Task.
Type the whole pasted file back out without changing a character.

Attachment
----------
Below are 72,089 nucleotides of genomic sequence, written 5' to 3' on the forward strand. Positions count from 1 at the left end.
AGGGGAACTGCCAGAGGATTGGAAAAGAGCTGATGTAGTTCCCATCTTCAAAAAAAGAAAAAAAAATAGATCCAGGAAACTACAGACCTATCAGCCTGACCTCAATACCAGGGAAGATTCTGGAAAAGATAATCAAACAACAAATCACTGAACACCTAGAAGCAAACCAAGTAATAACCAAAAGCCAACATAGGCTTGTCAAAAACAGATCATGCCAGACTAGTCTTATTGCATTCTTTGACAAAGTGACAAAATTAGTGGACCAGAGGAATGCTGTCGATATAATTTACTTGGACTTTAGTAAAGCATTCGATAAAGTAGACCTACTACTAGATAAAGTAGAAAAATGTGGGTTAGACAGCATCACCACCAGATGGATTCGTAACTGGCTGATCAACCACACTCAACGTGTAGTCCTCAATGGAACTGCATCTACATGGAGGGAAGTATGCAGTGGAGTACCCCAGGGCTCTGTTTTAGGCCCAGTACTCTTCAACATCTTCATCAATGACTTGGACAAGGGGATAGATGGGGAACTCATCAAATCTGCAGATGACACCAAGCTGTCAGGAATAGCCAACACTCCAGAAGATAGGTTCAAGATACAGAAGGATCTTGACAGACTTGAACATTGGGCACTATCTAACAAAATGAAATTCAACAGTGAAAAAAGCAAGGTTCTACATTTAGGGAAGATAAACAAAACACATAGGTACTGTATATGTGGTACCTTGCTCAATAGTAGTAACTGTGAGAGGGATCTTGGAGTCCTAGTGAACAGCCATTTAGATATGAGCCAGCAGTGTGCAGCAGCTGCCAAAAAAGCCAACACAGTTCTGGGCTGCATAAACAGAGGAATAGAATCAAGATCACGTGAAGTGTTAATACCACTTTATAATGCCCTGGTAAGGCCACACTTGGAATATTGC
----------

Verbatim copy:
Below are 72,089 nucleotides of genomic sequence, written 5' to 3' on the forward strand. Positions count from 1 at the left end.
AGGGGAACTGCCAGAGGATTGGAAAAGAGCTGATGTAGTTCCCATCTTCAAAAAAAGAAAAAAAAATAGATCCAGGAAACTACAGACCTATCAGCCTGACCTCAATACCAGGGAAGATTCTGGAAAAGATAATCAAACAACAAATCACTGAACACCTAGAAGCAAACCAAGTAATAACCAAAAGCCAACATAGGCTTGTCAAAAACAGATCATGCCAGACTAGTCTTATTGCATTCTTTGACAAAGTGACAAAATTAGTGGACCAGAGGAATGCTGTCGATATAATTTACTTGGACTTTAGTAAAGCATTCGATAAAGTAGACCTACTACTAGATAAAGTAGAAAAATGTGGGTTAGACAGCATCACCACCAGATGGATTCGTAACTGGCTGATCAACCACACTCAACGTGTAGTCCTCAATGGAACTGCATCTACATGGAGGGAAGTATGCAGTGGAGTACCCCAGGGCTCTGTTTTAGGCCCAGTACTCTTCAACATCTTCATCAATGACTTGGACAAGGGGATAGATGGGGAACTCATCAAATCTGCAGATGACACCAAGCTGTCAGGAATAGCCAACACTCCAGAAGATAGGTTCAAGATACAGAAGGATCTTGACAGACTTGAACATTGGGCACTATCTAACAAAATGAAATTCAACAGTGAAAAAAGCAAGGTTCTACATTTAGGGAAGATAAACAAAACACATAGGTACTGTATATGTGGTACCTTGCTCAATAGTAGTAACTGTGAGAGGGATCTTGGAGTCCTAGTGAACAGCCATTTAGATATGAGCCAGCAGTGTGCAGCAGCTGCCAAAAAAGCCAACACAGTTCTGGGCTGCATAAACAGAGGAATAGAATCAAGATCACGTGAAGTGTTAATACCACTTTATAATGCCCTGGTAAGGCCACACTTGGAATATTGC